Kate Angell's debut novel has a winning premise: Two successful authors struggle to cowrite a novel while their fictional protagonists take physical form and try to take over their story. Devin James writes sweet western romances with a demure heroine, while Shane McNamara's gunslinger hero is a hard-ridin', straight-shootin', man's man. Shane and Devlin can hardly share the same room, much less get their creations to cooperate for a happy ending.

Angell paints with a very broad brush, creating comically prudish women and testosterone-plagued men, with the two authors and their characters serving as reflections of each other. For instance, Miss Rose, a prim saloon owner, always wears pale pink and guards her virtue. Her creator, Devlin, wears business suits, sensible shoes and a single braid in hair. The characterizations and events are simple and direct, reminiscent of comic-book plots.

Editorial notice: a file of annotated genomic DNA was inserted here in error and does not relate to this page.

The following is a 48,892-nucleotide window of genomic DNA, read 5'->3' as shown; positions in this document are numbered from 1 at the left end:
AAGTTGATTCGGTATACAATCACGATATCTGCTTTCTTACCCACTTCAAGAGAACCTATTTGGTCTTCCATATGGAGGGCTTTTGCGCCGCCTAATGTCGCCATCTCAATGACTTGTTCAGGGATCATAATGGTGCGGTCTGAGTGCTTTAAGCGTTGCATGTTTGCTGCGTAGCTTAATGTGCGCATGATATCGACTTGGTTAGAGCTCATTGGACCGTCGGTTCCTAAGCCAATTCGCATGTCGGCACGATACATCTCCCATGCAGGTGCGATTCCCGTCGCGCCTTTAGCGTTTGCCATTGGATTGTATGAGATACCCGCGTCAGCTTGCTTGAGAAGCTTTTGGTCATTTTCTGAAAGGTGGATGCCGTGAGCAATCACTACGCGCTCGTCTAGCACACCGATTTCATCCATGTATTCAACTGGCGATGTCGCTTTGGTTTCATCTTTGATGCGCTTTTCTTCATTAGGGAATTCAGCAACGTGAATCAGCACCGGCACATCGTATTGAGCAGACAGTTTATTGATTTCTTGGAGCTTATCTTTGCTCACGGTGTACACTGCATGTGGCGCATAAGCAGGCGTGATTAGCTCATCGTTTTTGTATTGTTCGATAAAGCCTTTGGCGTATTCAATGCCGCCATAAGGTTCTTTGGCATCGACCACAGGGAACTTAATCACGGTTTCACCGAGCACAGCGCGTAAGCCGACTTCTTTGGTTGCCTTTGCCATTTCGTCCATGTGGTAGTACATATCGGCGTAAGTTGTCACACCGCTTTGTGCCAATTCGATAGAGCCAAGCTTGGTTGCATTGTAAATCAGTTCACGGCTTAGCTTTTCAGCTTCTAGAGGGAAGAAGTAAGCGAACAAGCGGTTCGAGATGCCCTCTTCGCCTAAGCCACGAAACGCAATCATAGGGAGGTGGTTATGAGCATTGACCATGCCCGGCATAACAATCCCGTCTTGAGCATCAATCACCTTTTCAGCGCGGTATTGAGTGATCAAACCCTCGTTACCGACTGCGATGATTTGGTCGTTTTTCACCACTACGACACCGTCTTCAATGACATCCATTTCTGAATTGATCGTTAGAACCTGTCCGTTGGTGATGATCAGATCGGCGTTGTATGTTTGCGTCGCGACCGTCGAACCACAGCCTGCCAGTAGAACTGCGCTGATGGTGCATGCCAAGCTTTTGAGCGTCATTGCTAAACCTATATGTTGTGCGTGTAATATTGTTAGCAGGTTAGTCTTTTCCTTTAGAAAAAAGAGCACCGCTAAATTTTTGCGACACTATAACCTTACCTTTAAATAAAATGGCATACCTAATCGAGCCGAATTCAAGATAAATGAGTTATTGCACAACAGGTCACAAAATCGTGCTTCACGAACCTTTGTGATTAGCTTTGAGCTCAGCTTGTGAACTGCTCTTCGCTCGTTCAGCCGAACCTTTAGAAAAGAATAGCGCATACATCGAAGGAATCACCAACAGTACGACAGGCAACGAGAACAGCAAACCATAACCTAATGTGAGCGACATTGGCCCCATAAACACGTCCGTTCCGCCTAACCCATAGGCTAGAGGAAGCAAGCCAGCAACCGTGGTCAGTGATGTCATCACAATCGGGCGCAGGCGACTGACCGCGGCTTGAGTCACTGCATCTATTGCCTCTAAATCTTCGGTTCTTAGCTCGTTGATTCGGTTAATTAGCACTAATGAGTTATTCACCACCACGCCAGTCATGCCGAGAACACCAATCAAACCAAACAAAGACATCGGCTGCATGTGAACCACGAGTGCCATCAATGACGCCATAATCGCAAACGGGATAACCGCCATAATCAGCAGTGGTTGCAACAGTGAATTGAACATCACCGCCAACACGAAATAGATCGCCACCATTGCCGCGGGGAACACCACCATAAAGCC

Angell's prose relies too heavily on stereotypes and clichés, but her humor and plotting show promise. CALDER'S ROSE won't get you pondering the mysteries of human existence, but it is likely to give you a few smiles and a curiosity to see whose version of the blended romance (the characters' or their authors') will win out. (Apr., 320 pp., $5.99)

Reviewed by: 
Kay Mayo